In the news today Nov 5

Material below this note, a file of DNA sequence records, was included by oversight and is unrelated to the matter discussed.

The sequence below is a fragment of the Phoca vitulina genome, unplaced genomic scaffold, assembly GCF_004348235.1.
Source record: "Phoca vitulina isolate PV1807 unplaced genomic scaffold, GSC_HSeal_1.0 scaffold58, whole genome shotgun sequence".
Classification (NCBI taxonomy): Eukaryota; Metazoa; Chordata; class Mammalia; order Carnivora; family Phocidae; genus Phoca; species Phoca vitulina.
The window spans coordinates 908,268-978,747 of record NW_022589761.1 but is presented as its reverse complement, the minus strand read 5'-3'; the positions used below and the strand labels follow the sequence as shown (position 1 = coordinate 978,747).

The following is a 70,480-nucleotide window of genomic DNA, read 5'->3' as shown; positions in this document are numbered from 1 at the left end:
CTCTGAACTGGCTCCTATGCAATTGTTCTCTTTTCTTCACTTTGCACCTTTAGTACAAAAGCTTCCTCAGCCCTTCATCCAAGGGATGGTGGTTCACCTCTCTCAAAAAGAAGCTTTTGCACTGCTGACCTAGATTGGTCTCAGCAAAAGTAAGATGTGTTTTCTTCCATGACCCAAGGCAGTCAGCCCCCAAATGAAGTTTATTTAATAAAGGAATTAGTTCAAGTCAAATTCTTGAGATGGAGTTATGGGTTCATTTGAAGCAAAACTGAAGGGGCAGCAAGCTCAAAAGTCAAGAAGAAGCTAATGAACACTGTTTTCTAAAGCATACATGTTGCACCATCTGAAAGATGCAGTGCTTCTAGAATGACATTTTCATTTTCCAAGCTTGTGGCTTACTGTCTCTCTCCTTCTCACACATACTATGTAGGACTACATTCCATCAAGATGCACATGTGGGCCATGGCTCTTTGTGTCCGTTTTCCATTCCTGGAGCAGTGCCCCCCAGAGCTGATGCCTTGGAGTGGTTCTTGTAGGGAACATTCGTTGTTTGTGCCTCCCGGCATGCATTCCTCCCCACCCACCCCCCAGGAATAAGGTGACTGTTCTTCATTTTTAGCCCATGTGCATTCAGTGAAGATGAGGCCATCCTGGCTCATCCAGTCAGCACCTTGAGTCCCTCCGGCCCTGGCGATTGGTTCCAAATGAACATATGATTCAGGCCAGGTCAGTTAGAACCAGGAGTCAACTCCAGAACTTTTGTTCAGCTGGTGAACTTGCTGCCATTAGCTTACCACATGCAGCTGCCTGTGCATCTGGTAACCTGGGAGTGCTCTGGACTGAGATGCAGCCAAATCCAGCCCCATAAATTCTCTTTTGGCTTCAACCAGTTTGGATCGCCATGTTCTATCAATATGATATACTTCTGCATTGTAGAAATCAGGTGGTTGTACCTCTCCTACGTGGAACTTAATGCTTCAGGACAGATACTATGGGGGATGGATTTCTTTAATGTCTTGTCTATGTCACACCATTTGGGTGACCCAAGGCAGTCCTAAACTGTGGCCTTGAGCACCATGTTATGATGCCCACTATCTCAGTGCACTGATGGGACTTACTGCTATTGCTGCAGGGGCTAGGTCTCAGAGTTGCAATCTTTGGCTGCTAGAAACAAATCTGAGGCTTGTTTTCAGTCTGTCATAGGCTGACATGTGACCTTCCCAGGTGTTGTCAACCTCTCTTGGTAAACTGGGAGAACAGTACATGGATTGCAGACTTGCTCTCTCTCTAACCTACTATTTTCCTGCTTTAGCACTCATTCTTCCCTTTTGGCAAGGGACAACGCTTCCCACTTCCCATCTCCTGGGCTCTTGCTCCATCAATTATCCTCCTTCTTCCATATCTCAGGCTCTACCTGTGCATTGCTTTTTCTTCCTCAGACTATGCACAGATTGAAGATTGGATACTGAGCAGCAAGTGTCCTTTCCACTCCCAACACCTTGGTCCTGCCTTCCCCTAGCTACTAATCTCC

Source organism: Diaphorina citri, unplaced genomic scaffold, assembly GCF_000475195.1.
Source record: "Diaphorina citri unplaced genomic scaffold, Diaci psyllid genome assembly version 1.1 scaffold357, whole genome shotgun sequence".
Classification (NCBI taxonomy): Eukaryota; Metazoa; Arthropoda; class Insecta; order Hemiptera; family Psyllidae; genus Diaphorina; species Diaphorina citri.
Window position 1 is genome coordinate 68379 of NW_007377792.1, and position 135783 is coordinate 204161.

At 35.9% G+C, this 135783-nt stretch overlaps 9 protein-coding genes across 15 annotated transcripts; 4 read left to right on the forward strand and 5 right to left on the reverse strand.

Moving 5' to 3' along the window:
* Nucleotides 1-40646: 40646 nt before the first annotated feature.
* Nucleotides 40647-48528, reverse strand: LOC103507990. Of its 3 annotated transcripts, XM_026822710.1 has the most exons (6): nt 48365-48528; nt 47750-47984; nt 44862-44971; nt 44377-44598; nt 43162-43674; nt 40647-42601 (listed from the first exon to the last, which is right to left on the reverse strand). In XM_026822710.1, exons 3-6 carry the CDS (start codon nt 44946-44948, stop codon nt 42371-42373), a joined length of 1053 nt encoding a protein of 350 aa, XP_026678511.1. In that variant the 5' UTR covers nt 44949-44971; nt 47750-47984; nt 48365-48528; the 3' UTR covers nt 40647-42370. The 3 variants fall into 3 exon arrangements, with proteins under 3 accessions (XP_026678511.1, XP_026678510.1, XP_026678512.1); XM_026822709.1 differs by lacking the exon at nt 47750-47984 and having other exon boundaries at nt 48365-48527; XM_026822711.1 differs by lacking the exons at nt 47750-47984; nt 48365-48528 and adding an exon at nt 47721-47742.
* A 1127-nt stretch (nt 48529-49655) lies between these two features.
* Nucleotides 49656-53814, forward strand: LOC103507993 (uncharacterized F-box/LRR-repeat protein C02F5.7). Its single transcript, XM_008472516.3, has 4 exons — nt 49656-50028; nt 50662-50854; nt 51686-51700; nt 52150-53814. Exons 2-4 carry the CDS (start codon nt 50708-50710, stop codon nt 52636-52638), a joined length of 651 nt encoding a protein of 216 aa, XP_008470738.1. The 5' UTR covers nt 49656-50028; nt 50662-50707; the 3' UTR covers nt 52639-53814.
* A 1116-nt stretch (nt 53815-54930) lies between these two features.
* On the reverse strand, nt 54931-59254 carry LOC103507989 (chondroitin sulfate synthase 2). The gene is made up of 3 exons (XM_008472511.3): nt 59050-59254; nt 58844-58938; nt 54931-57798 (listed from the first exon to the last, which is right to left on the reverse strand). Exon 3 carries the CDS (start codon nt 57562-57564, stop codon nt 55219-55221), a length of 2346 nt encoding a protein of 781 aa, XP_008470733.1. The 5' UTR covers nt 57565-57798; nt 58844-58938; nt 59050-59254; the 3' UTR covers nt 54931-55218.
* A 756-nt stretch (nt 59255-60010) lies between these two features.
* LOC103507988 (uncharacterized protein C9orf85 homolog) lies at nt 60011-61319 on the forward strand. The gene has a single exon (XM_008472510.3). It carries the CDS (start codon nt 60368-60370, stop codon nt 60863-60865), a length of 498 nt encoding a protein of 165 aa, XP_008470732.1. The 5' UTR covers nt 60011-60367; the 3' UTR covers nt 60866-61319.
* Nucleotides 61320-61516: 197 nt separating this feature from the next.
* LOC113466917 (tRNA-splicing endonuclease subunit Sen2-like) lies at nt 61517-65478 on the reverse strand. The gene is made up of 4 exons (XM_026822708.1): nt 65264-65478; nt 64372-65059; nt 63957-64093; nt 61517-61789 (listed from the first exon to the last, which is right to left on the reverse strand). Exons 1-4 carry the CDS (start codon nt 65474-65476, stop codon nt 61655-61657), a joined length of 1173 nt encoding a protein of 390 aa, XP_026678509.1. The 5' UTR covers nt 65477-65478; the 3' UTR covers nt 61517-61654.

first_imgSix stories in the news for Monday, Nov. 5———CASE OF ALLEGED SERIAL KILLER DUE IN ONTARIO SUPERIOR COURTThe case of the man accused of killing eight men with ties to Toronto’s gay village is due in court today. Bruce McArthur is expected to make his first appearance in Ontario’s Superior Court of Justice on eight charges of first-degree murder. Police arrested the 67-year-old self-employed landscaper last January, and last month McArthur was ordered to stand trial after he waived his right to a preliminary hearing. Several funerals for McArthur’s alleged victims took place last week after Toronto police released the remains of the men to their families.———TRUDEAU LIBERALS TO UNVEIL ANTI-POVERTY LAWThe federal Liberals are set to enshrine into law a plan to lift more than two million people out of poverty. The government notified MPs before the weekend that it planned to introduce anti-poverty legislation as early as today that will, for the first time, set an official poverty line for the country. The government’s strategy sets reduction targets of 20 per cent from 2015 levels by 2020 and a 50 per cent drop by 2030. Social Development Minister Jean-Yves Duclos is expected to outline the new law to a group of anti-poverty activists.———TRADE DEAL ANGER PUTS LIBERAL MP IN TOUGH SPOTThe newly struck North American trade agreement will let more American dairy products into Canada and, while it has yet to be ratified, it’s already putting at least one Liberal MP in an awkward spot. A couple of weeks ago at a rally in his Shefford, Que., riding Pierre Breton used some theatrics to offer support to farmers protesting his government’s trade policy. On a small stage in Granby, Que., Breton took a mouthful of American milk, then spat it on the ground in front of a cheering crowd of about 300 farmers.———CUPW LAUNCHES NEW ROUND OF ROTATING STRIKESThe Canadian Union of Postal Workers has launched a new round of rotating strikes in Ontario and Newfoundland and Labrador. The walkouts began either last night or first thing this morning. Canada Post says the strikes have now impacted operations in more than 70 communities across the country causing backlogs that could delay mail delivery to its customers for several days. The two sides have been unable to reach new collective agreements for two bargaining units after 10 months of negotiations.———OLYMPIANS TO TOUT CALGARY BID AT RALLYA rally planned for today in favour of a Calgary bid for the 2026 Olympics will feature some familiar faces from the last time the city held the Games. British ski-jumper Michael Edwards — better known as Eddie the Eagle — and 1988 mascots Hidy and Howdy are to be at a downtown convention centre for the event. Canadian Olympians expected to attend include gold-medal sprinter Donovan Bailey and multi-medal-winning hockey player Cassie Campbell-Pascall. The rally comes a week before a plebiscite on whether Calgary should bid for the 2026 Games.———RESEARCHER WARNS CANADIAN LIFE EXPECTANCY COULD FALL LIKE IN U.S.A paper published in the Canadian Medical Association Journal suggests life expectancy in Canada could be threatened by the same factors that are causing it to fall in the United States. Jurgen Rehm of Toronto’s Centre for Addiction and Mental Health says life expectancy in the U.S. has begun to decline slightly, due mainly to so called “deaths of despair” resulting from drug overdoses, suicide, or alcohol abuse. And he suggests a similar trend is taking hold in Canada, though to a much lesser degree.———ALSO IN THE NEWS:— Bank of Canada governor Stephen Poloz gives a speech to the Canada-U.K. Chamber of Commerce in London.— Matthew Vincent Raymond, accused of killing four people including two city police officers, is due back in Fredericton court.— Veterans Affairs Minister Seamus O’Regan hosts annual candlelight tribute for fallen soldiers.— Ribbon-cutting ceremony in Toronto for HXouse, a program that supports artists and entrepreneurs in the arts, fashion, music industries.— Franco-Canadian roundtable in Edmonton on the impact of climate change on the Arctic Ocean.— Inauguration of new Vancouver mayor and councillors.———last_img read more

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